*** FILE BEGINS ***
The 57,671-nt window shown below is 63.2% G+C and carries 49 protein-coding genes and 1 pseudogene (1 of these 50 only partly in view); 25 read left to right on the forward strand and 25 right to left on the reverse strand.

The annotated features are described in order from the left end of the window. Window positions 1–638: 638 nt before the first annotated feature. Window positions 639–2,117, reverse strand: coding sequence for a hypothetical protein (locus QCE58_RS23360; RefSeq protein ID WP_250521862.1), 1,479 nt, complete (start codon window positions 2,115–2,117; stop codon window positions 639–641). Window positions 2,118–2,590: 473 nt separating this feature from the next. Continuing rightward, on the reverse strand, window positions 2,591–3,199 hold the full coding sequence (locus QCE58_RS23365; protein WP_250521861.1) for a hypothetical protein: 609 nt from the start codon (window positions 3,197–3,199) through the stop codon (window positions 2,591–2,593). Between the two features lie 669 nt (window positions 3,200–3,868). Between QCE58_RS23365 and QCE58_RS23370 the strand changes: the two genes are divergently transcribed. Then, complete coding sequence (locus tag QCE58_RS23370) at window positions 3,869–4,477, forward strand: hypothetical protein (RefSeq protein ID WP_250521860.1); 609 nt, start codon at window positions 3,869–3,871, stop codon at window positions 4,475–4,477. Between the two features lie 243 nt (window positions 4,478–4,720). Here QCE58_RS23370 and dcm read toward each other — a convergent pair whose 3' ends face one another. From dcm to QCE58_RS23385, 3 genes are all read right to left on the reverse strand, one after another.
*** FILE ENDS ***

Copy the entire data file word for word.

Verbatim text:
The 57,671-nt window shown below is 63.2% G+C and carries 49 protein-coding genes and 1 pseudogene (1 of these 50 only partly in view); 25 read left to right on the forward strand and 25 right to left on the reverse strand.

The annotated features are described in order from the left end of the window. Window positions 1–638: 638 nt before the first annotated feature. Window positions 639–2,117, reverse strand: coding sequence for a hypothetical protein (locus QCE58_RS23360; RefSeq protein ID WP_250521862.1), 1,479 nt, complete (start codon window positions 2,115–2,117; stop codon window positions 639–641). Window positions 2,118–2,590: 473 nt separating this feature from the next. Continuing rightward, on the reverse strand, window positions 2,591–3,199 hold the full coding sequence (locus QCE58_RS23365; protein WP_250521861.1) for a hypothetical protein: 609 nt from the start codon (window positions 3,197–3,199) through the stop codon (window positions 2,591–2,593). Between the two features lie 669 nt (window positions 3,200–3,868). Between QCE58_RS23365 and QCE58_RS23370 the strand changes: the two genes are divergently transcribed. Then, complete coding sequence (locus tag QCE58_RS23370) at window positions 3,869–4,477, forward strand: hypothetical protein (RefSeq protein ID WP_250521860.1); 609 nt, start codon at window positions 3,869–3,871, stop codon at window positions 4,475–4,477. Between the two features lie 243 nt (window positions 4,478–4,720). Here QCE58_RS23370 and dcm read toward each other — a convergent pair whose 3' ends face one another. From dcm to QCE58_RS23385, 3 genes are all read right to left on the reverse strand, one after another.